For those affected by Usher syndrome, the world’s leading cause of combined vision and hearing loss, there’s an upcoming event in Boston that should not be missed. Actually, it’s two events, back-to-back: the International Symposium on Usher Syndrome July 10 and 11; and the 6th Annual Usher Syndrome Family Conference July 12.
Organized by the Usher Syndrome Coalition, an outstanding partner of the Foundation Fighting Blindness, these two events will not only be chock full of scientific updates; they’ll provide you with the opportunity to network and socialize with others taking on the challenges of Usher syndrome.
I have the privilege of speaking at the International Symposium, which will feature presentations from nearly three dozen of the world’s leading Usher syndrome researchers and experts, many of whom are funded by the Foundation Fighting Blindness. While the Symposium is an exchange between the professionals, you’re encouraged to attend, listen in and learn about all the great vision and hearing research underway.
In addition to providing additional science reports, the Family Conference, which follows the Symposium, will provide a unique opportunity to participate in interactive breakout sessions, such as:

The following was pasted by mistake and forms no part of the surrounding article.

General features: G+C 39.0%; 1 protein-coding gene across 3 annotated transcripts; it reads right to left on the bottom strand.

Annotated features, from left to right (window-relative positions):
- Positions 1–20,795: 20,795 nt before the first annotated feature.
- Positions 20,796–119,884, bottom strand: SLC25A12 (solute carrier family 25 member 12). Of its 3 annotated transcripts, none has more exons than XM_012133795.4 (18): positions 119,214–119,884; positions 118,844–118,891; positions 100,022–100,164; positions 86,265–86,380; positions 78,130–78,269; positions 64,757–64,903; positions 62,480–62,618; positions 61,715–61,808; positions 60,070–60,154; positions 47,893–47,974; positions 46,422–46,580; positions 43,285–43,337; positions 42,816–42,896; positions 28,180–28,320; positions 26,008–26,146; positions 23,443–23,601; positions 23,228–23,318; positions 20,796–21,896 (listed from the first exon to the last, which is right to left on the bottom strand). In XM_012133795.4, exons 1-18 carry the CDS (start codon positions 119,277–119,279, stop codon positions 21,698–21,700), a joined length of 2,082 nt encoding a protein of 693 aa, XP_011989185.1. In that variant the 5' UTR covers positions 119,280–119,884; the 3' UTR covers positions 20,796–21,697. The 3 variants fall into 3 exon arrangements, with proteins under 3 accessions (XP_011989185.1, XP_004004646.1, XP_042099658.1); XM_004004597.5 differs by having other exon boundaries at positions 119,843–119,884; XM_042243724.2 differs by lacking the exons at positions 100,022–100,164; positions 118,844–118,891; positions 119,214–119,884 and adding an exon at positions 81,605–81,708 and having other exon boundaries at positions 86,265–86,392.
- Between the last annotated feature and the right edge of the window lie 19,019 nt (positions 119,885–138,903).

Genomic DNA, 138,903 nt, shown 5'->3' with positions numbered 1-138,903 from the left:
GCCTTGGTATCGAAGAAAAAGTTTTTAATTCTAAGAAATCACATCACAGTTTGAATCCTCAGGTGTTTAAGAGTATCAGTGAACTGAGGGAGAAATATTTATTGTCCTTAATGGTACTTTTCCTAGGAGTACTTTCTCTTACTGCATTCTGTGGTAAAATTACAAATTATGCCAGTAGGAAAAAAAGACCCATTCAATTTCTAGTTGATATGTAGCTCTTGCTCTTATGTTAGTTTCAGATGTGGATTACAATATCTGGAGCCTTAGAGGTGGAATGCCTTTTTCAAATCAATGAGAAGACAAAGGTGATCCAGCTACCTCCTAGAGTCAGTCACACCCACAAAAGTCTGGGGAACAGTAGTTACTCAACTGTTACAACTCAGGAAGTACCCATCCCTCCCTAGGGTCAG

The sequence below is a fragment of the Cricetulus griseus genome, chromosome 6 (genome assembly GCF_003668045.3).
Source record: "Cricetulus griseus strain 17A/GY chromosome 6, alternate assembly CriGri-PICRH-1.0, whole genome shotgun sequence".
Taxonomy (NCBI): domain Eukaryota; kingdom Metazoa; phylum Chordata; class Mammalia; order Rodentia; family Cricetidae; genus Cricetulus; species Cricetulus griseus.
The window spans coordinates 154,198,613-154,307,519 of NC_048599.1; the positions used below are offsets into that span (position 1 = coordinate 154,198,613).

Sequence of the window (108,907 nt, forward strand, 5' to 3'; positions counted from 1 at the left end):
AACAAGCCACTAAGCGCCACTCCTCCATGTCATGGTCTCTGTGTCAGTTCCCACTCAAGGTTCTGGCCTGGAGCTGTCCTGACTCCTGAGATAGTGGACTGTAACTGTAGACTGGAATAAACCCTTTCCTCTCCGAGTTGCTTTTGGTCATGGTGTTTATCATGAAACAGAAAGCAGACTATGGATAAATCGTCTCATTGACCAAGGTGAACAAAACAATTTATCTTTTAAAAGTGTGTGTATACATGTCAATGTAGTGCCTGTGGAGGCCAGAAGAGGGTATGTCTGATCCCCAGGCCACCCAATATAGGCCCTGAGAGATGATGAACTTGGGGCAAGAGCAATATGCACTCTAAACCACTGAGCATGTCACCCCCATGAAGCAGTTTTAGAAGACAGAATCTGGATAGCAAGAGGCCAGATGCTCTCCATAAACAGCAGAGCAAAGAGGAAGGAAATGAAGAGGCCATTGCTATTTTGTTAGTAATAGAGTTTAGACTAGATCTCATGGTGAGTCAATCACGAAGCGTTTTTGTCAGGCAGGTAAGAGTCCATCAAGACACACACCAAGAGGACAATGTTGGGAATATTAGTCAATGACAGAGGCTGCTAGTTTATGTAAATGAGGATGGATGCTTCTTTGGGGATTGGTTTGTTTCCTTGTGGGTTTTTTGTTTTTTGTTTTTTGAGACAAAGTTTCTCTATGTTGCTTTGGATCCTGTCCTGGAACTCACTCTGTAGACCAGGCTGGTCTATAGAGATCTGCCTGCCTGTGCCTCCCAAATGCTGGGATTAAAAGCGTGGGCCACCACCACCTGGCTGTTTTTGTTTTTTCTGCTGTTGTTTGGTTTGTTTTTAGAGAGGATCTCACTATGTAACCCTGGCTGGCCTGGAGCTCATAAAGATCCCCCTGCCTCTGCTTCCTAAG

- Partners and Spouses of Adults with Usher Syndrome
- Living and Transitioning with Usher Syndrome
- Parents’ Knowledge Exchange: Raising a Child with Usher Syndrome
- Young Adult College & Career Chat
You’ll even have the opportunity to schedule a genetic counseling session with staff from the Laboratory for Molecular Medicine at Partners HealthCare Personalized Medicine.
And, on the evening of June 12, the Family Conference will wrap up with a barbecue at Simmons College.
Please say hello, if you are able to attend. I hope to see you there.
In case you didn’t know, the mission of the Usher Syndrome Coalition is to raise awareness and accelerate research for the most common cause of combined deafness and blindness. The Coalition also provides information and support to individuals and families affected by Usher syndrome.